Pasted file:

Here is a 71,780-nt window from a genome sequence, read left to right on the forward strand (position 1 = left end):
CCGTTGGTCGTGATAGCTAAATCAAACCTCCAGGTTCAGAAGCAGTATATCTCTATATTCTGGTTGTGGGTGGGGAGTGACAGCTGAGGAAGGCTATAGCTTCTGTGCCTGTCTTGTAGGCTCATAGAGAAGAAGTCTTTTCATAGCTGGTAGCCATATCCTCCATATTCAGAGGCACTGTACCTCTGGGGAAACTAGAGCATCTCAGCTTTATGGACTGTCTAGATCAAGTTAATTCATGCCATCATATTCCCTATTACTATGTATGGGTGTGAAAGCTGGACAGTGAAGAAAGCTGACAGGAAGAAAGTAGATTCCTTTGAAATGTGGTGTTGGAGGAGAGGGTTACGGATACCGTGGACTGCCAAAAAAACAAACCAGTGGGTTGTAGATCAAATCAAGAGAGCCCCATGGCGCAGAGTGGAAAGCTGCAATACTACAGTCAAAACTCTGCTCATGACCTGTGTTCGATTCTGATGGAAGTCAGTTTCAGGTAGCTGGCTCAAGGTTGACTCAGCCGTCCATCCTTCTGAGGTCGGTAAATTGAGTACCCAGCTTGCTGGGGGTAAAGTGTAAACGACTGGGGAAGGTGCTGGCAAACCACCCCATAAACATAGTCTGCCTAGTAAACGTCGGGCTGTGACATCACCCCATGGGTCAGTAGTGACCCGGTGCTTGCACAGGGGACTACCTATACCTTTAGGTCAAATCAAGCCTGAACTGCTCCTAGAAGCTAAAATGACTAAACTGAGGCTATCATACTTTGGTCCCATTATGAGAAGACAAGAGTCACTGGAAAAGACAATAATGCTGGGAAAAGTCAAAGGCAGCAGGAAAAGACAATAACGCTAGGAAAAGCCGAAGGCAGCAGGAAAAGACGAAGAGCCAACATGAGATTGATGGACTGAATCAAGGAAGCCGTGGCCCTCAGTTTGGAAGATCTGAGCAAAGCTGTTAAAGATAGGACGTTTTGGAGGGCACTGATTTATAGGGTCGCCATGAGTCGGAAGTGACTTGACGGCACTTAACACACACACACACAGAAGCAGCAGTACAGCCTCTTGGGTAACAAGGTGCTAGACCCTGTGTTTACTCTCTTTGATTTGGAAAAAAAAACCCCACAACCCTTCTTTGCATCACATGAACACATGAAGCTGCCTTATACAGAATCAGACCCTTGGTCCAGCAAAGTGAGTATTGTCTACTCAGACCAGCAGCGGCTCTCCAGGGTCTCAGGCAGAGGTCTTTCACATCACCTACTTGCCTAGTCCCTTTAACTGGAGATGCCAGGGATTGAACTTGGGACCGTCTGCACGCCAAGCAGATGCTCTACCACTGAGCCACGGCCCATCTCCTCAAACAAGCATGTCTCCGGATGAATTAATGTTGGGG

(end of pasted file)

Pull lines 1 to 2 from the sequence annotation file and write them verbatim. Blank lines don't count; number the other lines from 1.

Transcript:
Here is a 71,780-nt window from a genome sequence, read left to right on the forward strand (position 1 = left end):
CCGTTGGTCGTGATAGCTAAATCAAACCTCCAGGTTCAGAAGCAGTATATCTCTATATTCTGGTTGTGGGTGGGGAGTGACAGCTGAGGAAGGCTATAGCTTCTGTGCCTGTCTTGTAGGCTCATAGAGAAGAAGTCTTTTCATAGCTGGTAGCCATATCCTCCATATTCAGAGGCACTGTACCTCTGGGGAAACTAGAGCATCTCAGCTTTATGGACTGTCTAGATCAAGTTAATTCATGCCATCATATTCCCTATTACTATGTATGGGTGTGAAAGCTGGACAGTGAAGAAAGCTGACAGGAAGAAAGTAGATTCCTTTGAAATGTGGTGTTGGAGGAGAGGGTTACGGATACCGTGGACTGCCAAAAAAACAAACCAGTGGGTTGTAGATCAAATCAAGAGAGCCCCATGGCGCAGAGTGGAAAGCTGCAATACTACAGTCAAAACTCTGCTCATGACCTGTGTTCGATTCTGATGGAAGTCAGTTTCAGGTAGCTGGCTCAAGGTTGACTCAGCCGTCCATCCTTCTGAGGTCGGTAAATTGAGTACCCAGCTTGCTGGGGGTAAAGTGTAAACGACTGGGGAAGGTGCTGGCAAACCACCCCATAAACATAGTCTGCCTAGTAAACGTCGGGCTGTGACATCACCCCATGGGTCAGTAGTGACCCGGTGCTTGCACAGGGGACTACCTATACCTTTAGGTCAAATCAAGCCTGAACTGCTCCTAGAAGCTAAAATGACTAAACTGAGGCTATCATACTTTGGTCCCATTATGAGAAGACAAGAGTCACTGGAAAAGACAATAATGCTGGGAAAAGTCAAAGGCAGCAGGAAAAGACAATAACGCTAGGAAAAGCCGAAGGCAGCAGGAAAAGACGAAGAGCCAACATGAGATTGATGGACTGAATCAAGGAAGCCGTGGCCCTCAGTTTGGAAGATCTGAGCAAAGCTGTTAAAGATAGGACGTTTTGGAGGGCACTGATTTATAGGGTCGCCATGAGTCGGAAGTGACTTGACGGCACTTAACACACACACACACAGAAGCAGCAGTACAGCCTCTTGGGTAACAAGGTGCTAGACCCTGTGTTTACTCTCTTTGATTTGGAAAAAAAAACCCCACAACCCTTCTTTGCATCACATGAACACATGAAGCTGCCTTATACAGAATCAGACCCTTGGTCCAGCAAAGTGAGTATTGTCTACTCAGACCAGCAGCGGCTCTCCAGGGTCTCAGGCAGAGGTCTTTCACATCACCTACTTGCCTAGTCCCTTTAACTGGAGATGCCAGGGATTGAACTTGGGACCGTCTGCACGCCAAGCAGATGCTCTACCACTGAGCCACGGCCCATCTCCTCAAACAAGCATGTCTCCGGATGAATTAATGTTGGGG